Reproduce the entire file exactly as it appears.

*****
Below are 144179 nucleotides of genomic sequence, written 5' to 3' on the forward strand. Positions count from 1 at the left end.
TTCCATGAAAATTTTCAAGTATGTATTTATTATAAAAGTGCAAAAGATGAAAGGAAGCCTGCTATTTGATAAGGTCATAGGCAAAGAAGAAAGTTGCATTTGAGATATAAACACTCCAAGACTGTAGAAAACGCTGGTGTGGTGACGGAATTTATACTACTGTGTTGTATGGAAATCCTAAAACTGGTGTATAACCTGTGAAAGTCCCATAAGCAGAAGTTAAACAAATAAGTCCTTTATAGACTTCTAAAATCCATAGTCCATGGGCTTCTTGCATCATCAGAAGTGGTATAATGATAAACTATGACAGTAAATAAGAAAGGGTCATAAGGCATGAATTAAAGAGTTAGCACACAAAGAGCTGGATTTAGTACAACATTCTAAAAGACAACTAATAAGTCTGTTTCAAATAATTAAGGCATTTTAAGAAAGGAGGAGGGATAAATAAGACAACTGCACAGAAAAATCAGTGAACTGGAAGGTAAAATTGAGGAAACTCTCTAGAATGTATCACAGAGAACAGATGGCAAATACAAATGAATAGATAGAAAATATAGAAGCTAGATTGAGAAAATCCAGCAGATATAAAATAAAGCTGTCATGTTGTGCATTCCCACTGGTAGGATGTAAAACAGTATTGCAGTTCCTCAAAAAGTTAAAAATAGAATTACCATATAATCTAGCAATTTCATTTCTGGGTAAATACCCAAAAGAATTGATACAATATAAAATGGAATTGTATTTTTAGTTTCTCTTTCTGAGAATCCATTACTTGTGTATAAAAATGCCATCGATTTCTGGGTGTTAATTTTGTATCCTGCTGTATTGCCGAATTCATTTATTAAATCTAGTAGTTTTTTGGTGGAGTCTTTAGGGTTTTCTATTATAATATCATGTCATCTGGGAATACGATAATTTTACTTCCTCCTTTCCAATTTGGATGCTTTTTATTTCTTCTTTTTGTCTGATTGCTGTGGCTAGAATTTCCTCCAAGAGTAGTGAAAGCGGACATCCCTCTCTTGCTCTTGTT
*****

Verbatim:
Below are 144179 nucleotides of genomic sequence, written 5' to 3' on the forward strand. Positions count from 1 at the left end.
TTCCATGAAAATTTTCAAGTATGTATTTATTATAAAAGTGCAAAAGATGAAAGGAAGCCTGCTATTTGATAAGGTCATAGGCAAAGAAGAAAGTTGCATTTGAGATATAAACACTCCAAGACTGTAGAAAACGCTGGTGTGGTGACGGAATTTATACTACTGTGTTGTATGGAAATCCTAAAACTGGTGTATAACCTGTGAAAGTCCCATAAGCAGAAGTTAAACAAATAAGTCCTTTATAGACTTCTAAAATCCATAGTCCATGGGCTTCTTGCATCATCAGAAGTGGTATAATGATAAACTATGACAGTAAATAAGAAAGGGTCATAAGGCATGAATTAAAGAGTTAGCACACAAAGAGCTGGATTTAGTACAACATTCTAAAAGACAACTAATAAGTCTGTTTCAAATAATTAAGGCATTTTAAGAAAGGAGGAGGGATAAATAAGACAACTGCACAGAAAAATCAGTGAACTGGAAGGTAAAATTGAGGAAACTCTCTAGAATGTATCACAGAGAACAGATGGCAAATACAAATGAATAGATAGAAAATATAGAAGCTAGATTGAGAAAATCCAGCAGATATAAAATAAAGCTGTCATGTTGTGCATTCCCACTGGTAGGATGTAAAACAGTATTGCAGTTCCTCAAAAAGTTAAAAATAGAATTACCATATAATCTAGCAATTTCATTTCTGGGTAAATACCCAAAAGAATTGATACAATATAAAATGGAATTGTATTTTTAGTTTCTCTTTCTGAGAATCCATTACTTGTGTATAAAAATGCCATCGATTTCTGGGTGTTAATTTTGTATCCTGCTGTATTGCCGAATTCATTTATTAAATCTAGTAGTTTTTTGGTGGAGTCTTTAGGGTTTTCTATTATAATATCATGTCATCTGGGAATACGATAATTTTACTTCCTCCTTTCCAATTTGGATGCTTTTTATTTCTTCTTTTTGTCTGATTGCTGTGGCTAGAATTTCCTCCAAGAGTAGTGAAAGCGGACATCCCTCTCTTGCTCTTGTT